The world’s biggest sporting event in 2022, the World Cup, will begin in Qatar. In addition to being a viral spectator sporting event, the World Cup is also a viral gambling event. The Wall Street Journal speculates that the 2022 World Cup will be the most significant betting event in history and reports that between one and three billion pounds sterling could be wagered in the UK alone. Since much of World Cup betting involves office pools and informal bets among individuals, it is impossible to estimate the actual amount of money wagered, but it is sure to be substantial.
Football betting’s two institutional characteristics make World Cup betting interesting from an economic perspective. First, most football betting takes the form of fixed-odds betting on three outcomes (home team win, draw, visiting team win). The low scores of football matches make point spread betting impractical. Second, unlike in North America, sports betting is legal and readily available to fans and punters globally. There is a betting shop on nearly every corner of every city in the UK. On much of the continent, governments sponsor sports betting operations. Online betting is also readily available and quasi-legal in the EU and other countries.
The combination of fixed-odds betting, easy access to domestic sportsbooks, and many “sentiment” bettors who only want to bet on their national team to win World Cup matches leads to a lot of risk for domestic bookmakers. For example, consider the World Cup betting action in the UK, where getting a bet down on a World Cup match is extremely easy. The World Cup attracts a lot of casual bettors who want to put a few pounds in England to win a game or the entire tournament. This leads to large imbalances in betting volume, as most of the money is bet on England to win.
Recent media reports point out the unbalanced betting volume in the UK, where a large number of wins by England could cost bookmakers a lot of money. One solution to this problem is for bookmakers to ensure against this outcome by “laying off” (placing offsetting bets on England to lose or a draw with other bookmakers.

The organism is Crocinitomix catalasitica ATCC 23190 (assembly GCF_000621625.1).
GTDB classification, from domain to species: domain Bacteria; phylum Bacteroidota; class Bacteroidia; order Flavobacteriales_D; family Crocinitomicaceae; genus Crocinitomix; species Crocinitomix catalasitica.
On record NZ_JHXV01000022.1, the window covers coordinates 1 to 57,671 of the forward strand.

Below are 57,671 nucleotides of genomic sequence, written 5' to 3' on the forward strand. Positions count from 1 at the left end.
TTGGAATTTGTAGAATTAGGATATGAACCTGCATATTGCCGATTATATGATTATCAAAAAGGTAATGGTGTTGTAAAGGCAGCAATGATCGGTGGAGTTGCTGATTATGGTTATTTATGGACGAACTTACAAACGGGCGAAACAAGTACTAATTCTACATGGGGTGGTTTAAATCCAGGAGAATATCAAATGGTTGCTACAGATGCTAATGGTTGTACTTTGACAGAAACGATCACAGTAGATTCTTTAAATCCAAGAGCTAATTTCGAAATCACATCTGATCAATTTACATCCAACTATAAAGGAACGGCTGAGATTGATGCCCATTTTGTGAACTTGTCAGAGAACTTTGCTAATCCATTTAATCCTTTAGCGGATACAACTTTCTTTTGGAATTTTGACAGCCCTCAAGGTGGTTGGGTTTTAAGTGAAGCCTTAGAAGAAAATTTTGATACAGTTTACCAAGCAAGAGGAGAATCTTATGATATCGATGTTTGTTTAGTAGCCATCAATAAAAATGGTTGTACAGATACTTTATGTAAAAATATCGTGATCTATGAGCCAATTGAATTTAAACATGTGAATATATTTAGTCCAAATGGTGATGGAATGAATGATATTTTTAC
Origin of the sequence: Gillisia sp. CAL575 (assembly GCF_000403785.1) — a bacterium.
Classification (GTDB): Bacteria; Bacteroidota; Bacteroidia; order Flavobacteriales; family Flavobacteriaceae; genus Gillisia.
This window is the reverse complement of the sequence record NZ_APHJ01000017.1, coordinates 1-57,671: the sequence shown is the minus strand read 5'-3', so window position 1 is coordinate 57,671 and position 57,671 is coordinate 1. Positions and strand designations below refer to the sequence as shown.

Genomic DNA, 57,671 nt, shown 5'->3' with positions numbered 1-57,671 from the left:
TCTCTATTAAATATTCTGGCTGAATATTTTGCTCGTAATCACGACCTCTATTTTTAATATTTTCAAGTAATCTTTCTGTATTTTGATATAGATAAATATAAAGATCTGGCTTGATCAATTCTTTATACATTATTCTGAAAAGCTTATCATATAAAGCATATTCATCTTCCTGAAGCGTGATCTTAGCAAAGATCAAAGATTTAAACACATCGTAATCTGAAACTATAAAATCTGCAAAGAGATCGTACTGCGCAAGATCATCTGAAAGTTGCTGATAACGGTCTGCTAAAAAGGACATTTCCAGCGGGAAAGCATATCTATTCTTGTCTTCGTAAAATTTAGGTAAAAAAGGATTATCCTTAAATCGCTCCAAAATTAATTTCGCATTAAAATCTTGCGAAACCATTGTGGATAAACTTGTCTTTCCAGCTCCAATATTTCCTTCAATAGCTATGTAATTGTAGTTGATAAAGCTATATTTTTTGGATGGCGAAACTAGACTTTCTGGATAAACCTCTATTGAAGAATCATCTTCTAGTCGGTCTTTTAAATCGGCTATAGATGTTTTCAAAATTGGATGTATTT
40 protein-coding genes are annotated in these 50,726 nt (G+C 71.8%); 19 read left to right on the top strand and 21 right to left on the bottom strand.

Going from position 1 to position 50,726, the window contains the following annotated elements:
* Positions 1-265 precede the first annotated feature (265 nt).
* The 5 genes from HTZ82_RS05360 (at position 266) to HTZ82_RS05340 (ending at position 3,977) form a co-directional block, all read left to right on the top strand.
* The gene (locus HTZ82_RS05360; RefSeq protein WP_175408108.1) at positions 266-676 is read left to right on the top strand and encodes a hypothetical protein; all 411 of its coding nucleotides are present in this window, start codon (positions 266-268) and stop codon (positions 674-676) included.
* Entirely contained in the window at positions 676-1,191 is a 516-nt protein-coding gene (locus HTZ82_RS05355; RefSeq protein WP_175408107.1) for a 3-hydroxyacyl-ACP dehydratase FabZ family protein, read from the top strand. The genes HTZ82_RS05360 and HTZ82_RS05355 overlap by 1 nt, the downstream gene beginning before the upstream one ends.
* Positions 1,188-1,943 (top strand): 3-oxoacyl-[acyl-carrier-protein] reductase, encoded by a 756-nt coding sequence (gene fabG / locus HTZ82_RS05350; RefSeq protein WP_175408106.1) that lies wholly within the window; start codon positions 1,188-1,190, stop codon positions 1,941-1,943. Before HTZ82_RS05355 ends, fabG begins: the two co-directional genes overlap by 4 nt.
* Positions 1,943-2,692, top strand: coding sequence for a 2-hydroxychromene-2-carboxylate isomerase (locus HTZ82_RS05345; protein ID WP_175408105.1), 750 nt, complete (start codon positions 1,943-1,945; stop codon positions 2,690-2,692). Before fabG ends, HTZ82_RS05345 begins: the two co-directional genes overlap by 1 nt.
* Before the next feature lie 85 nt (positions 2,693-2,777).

Transactions costs, in the form of “over-round” and, for UK bookmakers, in the form of currency exchange costs (if every bookmaker in the UK has an unbalanced book on England to win matches, then any layoff bet would have to be made internationally), may keep bookmakers from insuring. There is little evidence that bookmakers in the US ensure against losses due to betting imbalances; how much bookmakers lay off and why they don’t appear to exercise this option very often is an exciting and open research question at this point.
Another option open to domestic bookmakers faced with unbalanced betting on international football matches is to “shade” the odds by systematically offering worse odds on the national team to win than would be expected based on the national team’s strength. Economists have taken notice of this phenomenon, and a few papers examining odds or point spread shading have been written.
A recent working paper by two German economists examined patterns in domestic betting on matches in the 2008 UEFA European championship qualifying and tournament. They found systematic odds shading by domestic bookmakers in Italy, France, Spain, Slovenia, Denmark, and Bulgaria. I recently published a paper containing evidence of similar phenomena in betting on NBA games.
On Saturday, England is a heavy favorite in their opening match against the US. A win for England may mean a loss for many UK bookmakers in that match.